Drunk on golden memories of the Olympics – but reality will still make its sobering return

 
Ross Westgate
SOMETIMES it’s best to start with a confession: here’s mine. Apparently I’ve been at work the last two weeks but frankly I don’t remember. The only thing I remember is the kaleidoscopic haze of an amazing party called London 2012.

There was a brief moment last week when the dancing stopped to change the music. On the one day Britain wasn’t winning gold medals, the Bank of England delivered a big downgrade to the MPC’s forecasts for economic growth. It served as reminder that, yes, this is a fantastic bash but when we wake up we’ll still be facing a big hangover from the last party. But there is some Alka Seltzer. The fall in inflation should lessen pressures on real household income and the British Retail Consortium suggests the Olympics did help food and drink sales in the final week of July. As the Games only got into full swing in August, that could prove a useful boost, if short-lived.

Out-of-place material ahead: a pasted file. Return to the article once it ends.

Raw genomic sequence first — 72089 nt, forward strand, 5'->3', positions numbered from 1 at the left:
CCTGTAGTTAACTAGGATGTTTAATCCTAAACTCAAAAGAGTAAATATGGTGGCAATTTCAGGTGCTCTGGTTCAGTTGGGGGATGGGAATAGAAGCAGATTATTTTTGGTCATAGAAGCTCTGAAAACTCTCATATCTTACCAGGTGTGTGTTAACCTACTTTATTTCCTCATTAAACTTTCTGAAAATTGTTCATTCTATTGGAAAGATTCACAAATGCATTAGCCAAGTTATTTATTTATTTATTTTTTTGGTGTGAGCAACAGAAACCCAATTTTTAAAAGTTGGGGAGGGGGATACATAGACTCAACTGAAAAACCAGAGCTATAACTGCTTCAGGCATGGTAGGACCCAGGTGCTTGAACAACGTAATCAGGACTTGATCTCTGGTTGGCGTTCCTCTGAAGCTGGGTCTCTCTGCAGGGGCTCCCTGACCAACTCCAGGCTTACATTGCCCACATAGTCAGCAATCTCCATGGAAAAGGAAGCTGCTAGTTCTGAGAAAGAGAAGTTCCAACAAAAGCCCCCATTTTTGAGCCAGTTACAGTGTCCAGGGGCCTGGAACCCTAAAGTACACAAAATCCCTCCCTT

Capital Economics says the economy will contract again in the fourth quarter and by the time it starts to grow at a healthy pace again, “we could be getting ready to celebrate the next Olympics.” A sobering thought.

Still, the FTSE 100 hasn’t done too badly, up nearly four per cent in the last two weeks. In the last five weeks, Germany’s Dax and France’s Cac 40 are both up over eight per cent, thanks to Mario Draghi ensuring there will be no Eurozone breakup this month.

Still, I can worry about policymakers finally getting on top of the euro problem in September, leave concerns over deleveraging to the autumn and put to the back of my mind challenging Chinese trade data. For the rest of the summer all I want to do is stay in my Olympic bubble, watch endless reruns of great sporting moments and enjoy the emotion of puffing my chest out with national pride.

Ross Westgate co-hosts Worldwide Exchange daily from London and anchors Strictly Money on CNBC.